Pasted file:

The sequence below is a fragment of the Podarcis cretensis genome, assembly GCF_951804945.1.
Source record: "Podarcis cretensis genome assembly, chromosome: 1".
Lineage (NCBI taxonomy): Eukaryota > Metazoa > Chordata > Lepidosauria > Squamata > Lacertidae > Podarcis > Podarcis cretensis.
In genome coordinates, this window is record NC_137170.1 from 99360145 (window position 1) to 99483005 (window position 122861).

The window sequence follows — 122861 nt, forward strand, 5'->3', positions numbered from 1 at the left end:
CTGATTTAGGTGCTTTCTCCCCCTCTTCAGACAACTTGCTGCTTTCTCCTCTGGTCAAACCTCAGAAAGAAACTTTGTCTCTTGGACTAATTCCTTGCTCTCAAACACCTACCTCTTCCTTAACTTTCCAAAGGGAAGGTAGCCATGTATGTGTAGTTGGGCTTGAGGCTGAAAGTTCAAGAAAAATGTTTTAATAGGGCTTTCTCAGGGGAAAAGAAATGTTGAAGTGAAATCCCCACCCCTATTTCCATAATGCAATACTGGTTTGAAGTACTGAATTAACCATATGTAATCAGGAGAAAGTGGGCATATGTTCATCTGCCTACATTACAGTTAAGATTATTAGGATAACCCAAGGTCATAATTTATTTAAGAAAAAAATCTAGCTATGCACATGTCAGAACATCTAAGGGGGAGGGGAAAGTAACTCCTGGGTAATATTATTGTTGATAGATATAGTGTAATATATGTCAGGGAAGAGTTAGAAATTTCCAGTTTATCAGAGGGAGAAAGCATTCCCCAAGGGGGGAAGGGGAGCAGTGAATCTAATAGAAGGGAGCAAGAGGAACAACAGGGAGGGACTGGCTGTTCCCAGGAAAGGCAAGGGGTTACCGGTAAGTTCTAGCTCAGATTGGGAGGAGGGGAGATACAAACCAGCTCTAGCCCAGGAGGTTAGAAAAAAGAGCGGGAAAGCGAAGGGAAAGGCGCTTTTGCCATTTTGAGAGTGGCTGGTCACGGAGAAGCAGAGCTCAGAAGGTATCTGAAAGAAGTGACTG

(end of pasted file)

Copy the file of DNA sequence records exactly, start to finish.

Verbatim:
The sequence below is a fragment of the Podarcis cretensis genome, assembly GCF_951804945.1.
Source record: "Podarcis cretensis genome assembly, chromosome: 1".
Lineage (NCBI taxonomy): Eukaryota > Metazoa > Chordata > Lepidosauria > Squamata > Lacertidae > Podarcis > Podarcis cretensis.
In genome coordinates, this window is record NC_137170.1 from 99360145 (window position 1) to 99483005 (window position 122861).

The window sequence follows — 122861 nt, forward strand, 5'->3', positions numbered from 1 at the left end:
CTGATTTAGGTGCTTTCTCCCCCTCTTCAGACAACTTGCTGCTTTCTCCTCTGGTCAAACCTCAGAAAGAAACTTTGTCTCTTGGACTAATTCCTTGCTCTCAAACACCTACCTCTTCCTTAACTTTCCAAAGGGAAGGTAGCCATGTATGTGTAGTTGGGCTTGAGGCTGAAAGTTCAAGAAAAATGTTTTAATAGGGCTTTCTCAGGGGAAAAGAAATGTTGAAGTGAAATCCCCACCCCTATTTCCATAATGCAATACTGGTTTGAAGTACTGAATTAACCATATGTAATCAGGAGAAAGTGGGCATATGTTCATCTGCCTACATTACAGTTAAGATTATTAGGATAACCCAAGGTCATAATTTATTTAAGAAAAAAATCTAGCTATGCACATGTCAGAACATCTAAGGGGGAGGGGAAAGTAACTCCTGGGTAATATTATTGTTGATAGATATAGTGTAATATATGTCAGGGAAGAGTTAGAAATTTCCAGTTTATCAGAGGGAGAAAGCATTCCCCAAGGGGGGAAGGGGAGCAGTGAATCTAATAGAAGGGAGCAAGAGGAACAACAGGGAGGGACTGGCTGTTCCCAGGAAAGGCAAGGGGTTACCGGTAAGTTCTAGCTCAGATTGGGAGGAGGGGAGATACAAACCAGCTCTAGCCCAGGAGGTTAGAAAAAAGAGCGGGAAAGCGAAGGGAAAGGCGCTTTTGCCATTTTGAGAGTGGCTGGTCACGGAGAAGCAGAGCTCAGAAGGTATCTGAAAGAAGTGACTG